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EDITORIAL: This winter is coming with a huge energy crisis. The weather prediction is of a somewhat harsh winter. Successive governments have failed to do anything meaningful to solve this problem that has persisted for years and has aggravated with the passage of time.

The media debate has largely revolved around procurement of imported RLNG and its rates besides oil and its products and energy mix for producing electricity. The elephant in the room is the woefully declining local gas production, and growing reliance of households on imported RLNG in winters. That is feeding into the gas circular debt.

The debt started in the previous PML-N (Pakistan Muslim League-Nawaz) government and kept growing in the PTI’s (Pakistan Tehreek-e-Insaf’s) government. Now the PML-N is having a taste of their own medicine. With over Rs100 billion expected growth in the gas circular debt due to mixing imported gas into the domestic sector the overall gas circular debt is likely to cross the Rs1 trillion mark.

The country is on a tight leash under the IMF (International Monetary Fund) programme. The Fund is asking for fiscal consolidation by imposing new taxes.

The recent trip of Finance Minister Ishaq Dar to Washington has not yielded any relief. The demand is to ‘do more’. However, the government’s focus is on reviving the dwindling political capital of PML-N. In this milieu, the ‘long march’ being undertaken by PTI has possible portents of further worsening of the economic morass that the country has found itself in.

In the gas sector, the main issue is non-acceptance of the core problem. Every political government desires to provide gas through pipeline to households at dirt cheap rates. In case of failure, every winter, media and opposition bash the incumbent government. And the sitting governments often have to take unwise decisions by displaying populist approach to politics.

The solution is to either increase the indigenous supply or move away from piped gas. The core of the Pakistan energy problem is growing share of imports in the country’s prime energy supply. The share of imports was 30 percent in 2006 and it is on the rise since then approaching almost 50 percent as of now.

The increase in imported energy in the mix is correlated with the decline in the domestic gas share in the total primary energy supply: it was 50 percent in 2005 and is below 30 percent today. This is simply unsustainable — both fiscally and externally.

The growing share of imports in energy supply is putting pressure on current account and making the external account unsustainable. Supplying expensive imported energy at lower rates (especially gas) is making the energy circular debt (and subsidies) to grow. This issue is choking the economy silently. And the debate continues on ensuring imported gas which the country simply cannot afford.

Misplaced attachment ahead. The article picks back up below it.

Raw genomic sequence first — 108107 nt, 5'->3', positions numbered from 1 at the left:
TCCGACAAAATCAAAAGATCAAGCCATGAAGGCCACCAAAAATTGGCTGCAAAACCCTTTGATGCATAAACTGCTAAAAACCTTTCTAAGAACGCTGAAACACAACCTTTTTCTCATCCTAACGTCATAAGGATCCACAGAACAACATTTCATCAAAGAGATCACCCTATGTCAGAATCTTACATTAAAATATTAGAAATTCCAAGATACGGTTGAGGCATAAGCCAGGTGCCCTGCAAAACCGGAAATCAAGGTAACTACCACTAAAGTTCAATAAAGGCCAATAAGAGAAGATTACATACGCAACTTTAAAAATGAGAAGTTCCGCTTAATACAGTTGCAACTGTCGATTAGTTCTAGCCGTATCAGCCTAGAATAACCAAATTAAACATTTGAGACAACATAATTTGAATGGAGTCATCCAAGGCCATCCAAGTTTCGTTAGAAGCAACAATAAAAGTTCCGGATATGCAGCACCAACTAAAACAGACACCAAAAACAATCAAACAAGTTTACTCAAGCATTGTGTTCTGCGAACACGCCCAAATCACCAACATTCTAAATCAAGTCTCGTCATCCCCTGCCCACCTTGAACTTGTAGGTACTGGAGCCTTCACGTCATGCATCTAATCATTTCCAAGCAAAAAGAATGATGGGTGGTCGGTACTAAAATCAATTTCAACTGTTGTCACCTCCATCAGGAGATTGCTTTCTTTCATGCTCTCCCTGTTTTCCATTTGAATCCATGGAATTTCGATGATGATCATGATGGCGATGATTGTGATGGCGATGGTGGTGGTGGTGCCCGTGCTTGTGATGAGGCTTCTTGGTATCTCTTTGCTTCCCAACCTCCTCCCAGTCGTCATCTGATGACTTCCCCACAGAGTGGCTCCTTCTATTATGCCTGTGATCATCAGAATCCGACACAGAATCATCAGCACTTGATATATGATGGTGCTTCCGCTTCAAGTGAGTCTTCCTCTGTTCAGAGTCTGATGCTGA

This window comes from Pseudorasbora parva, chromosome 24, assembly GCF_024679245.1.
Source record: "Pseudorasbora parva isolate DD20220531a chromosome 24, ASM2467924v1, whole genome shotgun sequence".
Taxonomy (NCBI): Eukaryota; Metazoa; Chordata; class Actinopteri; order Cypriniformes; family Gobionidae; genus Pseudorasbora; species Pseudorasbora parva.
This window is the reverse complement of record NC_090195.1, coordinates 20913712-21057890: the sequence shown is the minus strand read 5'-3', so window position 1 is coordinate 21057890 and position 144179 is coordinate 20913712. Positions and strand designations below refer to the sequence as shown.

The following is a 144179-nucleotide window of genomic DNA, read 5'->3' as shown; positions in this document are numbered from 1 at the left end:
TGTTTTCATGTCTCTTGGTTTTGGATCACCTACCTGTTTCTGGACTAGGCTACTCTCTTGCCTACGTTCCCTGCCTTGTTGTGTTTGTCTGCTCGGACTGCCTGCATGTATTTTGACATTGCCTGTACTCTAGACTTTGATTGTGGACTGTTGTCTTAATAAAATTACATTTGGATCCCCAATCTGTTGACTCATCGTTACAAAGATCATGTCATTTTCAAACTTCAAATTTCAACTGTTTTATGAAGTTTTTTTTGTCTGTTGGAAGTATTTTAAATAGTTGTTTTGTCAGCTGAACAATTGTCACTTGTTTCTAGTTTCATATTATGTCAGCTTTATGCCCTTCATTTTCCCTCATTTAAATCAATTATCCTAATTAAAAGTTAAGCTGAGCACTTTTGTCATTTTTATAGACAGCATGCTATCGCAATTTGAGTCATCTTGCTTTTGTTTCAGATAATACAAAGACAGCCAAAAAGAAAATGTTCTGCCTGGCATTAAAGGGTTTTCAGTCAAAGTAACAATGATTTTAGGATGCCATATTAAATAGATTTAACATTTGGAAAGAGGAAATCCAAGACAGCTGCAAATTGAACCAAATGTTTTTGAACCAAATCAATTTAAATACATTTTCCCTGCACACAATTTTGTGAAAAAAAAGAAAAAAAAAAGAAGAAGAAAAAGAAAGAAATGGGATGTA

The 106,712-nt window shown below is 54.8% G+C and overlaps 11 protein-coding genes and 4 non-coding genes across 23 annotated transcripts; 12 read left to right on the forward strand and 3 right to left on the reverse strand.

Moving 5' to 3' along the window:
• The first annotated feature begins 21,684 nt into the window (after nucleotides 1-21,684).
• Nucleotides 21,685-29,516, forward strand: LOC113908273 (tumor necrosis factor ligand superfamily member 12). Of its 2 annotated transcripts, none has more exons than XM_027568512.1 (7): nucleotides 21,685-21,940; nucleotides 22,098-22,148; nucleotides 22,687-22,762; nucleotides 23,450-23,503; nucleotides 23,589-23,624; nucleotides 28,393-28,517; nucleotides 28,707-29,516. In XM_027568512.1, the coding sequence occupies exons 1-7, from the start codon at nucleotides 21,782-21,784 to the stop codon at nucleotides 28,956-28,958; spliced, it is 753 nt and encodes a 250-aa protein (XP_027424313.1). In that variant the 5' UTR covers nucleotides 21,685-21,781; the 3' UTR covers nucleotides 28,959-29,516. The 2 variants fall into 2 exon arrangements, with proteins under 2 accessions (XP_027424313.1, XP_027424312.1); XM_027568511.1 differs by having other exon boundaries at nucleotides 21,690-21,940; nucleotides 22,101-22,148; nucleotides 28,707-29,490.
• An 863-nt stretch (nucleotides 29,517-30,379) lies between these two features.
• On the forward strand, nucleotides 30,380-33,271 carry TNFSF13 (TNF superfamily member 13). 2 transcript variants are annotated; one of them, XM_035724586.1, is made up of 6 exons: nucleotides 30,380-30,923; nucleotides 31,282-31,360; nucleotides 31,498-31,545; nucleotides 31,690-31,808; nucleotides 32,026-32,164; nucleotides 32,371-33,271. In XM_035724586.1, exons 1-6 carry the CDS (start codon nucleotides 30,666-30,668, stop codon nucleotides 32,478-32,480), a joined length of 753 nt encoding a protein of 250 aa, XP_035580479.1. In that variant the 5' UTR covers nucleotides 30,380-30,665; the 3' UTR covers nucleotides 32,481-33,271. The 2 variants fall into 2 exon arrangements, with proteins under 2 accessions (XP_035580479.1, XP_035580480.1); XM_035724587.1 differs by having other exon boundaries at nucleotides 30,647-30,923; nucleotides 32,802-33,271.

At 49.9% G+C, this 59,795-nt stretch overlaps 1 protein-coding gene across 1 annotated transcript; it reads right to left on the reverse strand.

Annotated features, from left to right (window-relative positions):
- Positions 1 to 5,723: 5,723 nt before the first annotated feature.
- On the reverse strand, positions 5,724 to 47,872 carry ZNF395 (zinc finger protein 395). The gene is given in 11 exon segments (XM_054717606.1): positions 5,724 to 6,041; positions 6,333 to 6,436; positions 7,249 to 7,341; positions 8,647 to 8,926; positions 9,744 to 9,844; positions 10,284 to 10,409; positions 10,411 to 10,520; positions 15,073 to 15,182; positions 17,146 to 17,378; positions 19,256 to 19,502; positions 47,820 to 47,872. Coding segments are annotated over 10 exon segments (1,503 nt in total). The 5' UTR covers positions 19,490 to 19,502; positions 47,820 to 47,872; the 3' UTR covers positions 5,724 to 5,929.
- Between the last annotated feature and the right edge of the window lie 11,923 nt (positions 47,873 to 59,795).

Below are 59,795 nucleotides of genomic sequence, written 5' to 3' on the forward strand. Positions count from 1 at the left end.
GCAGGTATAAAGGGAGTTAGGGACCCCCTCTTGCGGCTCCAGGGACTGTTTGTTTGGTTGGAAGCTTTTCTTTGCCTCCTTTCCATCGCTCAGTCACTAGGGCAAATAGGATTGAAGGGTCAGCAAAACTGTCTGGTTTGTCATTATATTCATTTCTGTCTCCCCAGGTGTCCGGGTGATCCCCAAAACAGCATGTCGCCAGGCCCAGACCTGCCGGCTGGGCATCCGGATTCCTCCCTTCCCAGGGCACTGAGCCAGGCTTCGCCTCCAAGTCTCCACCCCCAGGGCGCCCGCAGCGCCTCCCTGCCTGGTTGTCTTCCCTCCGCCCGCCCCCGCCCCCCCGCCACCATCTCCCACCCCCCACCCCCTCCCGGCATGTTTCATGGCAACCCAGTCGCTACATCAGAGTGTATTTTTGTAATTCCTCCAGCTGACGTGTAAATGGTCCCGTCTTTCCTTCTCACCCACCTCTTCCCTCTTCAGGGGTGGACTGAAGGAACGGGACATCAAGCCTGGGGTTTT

The overall energy policy, therefore, needs a rethink. The plethora of power projects (IPPs) — mostly based on imported fuels — began in the previous PML-N tenure. With these coming online, the pressure is increasing. The consideration back then was political. There were numerous unwise decisions such as having power plants based on imported coal in Punjab. A higher number of power plants based on RLNG were initiated. And now all these are haunting the economic managers. And even today, there are talks of having an IPP in Gwadar for political reasons. When will our politicians learn?

In case of gas supply, a one-third of the country’s households have pipeline connections as compared to four-fifth having electricity connections. The majority of vulnerable segments don’t have pipeline access. Yet, the government provides gas at dirt cheap rates while it keeps on increasing electricity prices. In July 2022, the electricity produced on domestic gas (due to low price) was Rs8-10 per unit as compared to Rs28 per unit on imported RLNG. The higher fuel cost is being recovered from consumers as Fuel Price Adjustment (FPA). Does it make any sense? The line losses and thefts in the pipeline are phenomenal.

The infrastructure is old and hard to repair. The cost of installing gas pipeline is never recovered while the cost of IPPs is frontloaded with capacity payments. Still, every government attempts to increase the domestic gas connections to win votes. In the previous PML-N regime, the supply was extended to Murree, the mountain resort hometown of the then Prime Minister, Shahid Khaqan Abbasi. The GIDC (gas infrastructure development charge) claims have remained pending since long. Big companies, including fertilisers and textiles, are not paying the due amount despite a final verdict by the apex court.

It is important to note that there is less focus on recovery while the efforts are on supply without consideration of the costs. The sector is now completely unsustainable, to say the least. This winter would not only contribute to the highest addition in the gas circular debt, but the shortage could be the highest as well.

Copyright Business Recorder, 2022


Comments are closed.

wanker Oct 28, 2022 06:13pm
Price controls always lead to market distortions like these. They should deregulate prices. People will then pay the true cost of gas and those who can will consume it while those who can't won't.
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Kaashif Oct 30, 2022 11:44am
How about forcing & incentivising the people to build and insulate houses properly? Or at least the private housing societies which already have some construction regulations?? Honest the temperatures in most of Pakistan are not going below zero degrees C, but it feels like it because the houses are like swiss cheese. If you spend 2 crore on building a house in Bahria or DHA, why not make it 2.2 to make it properly?
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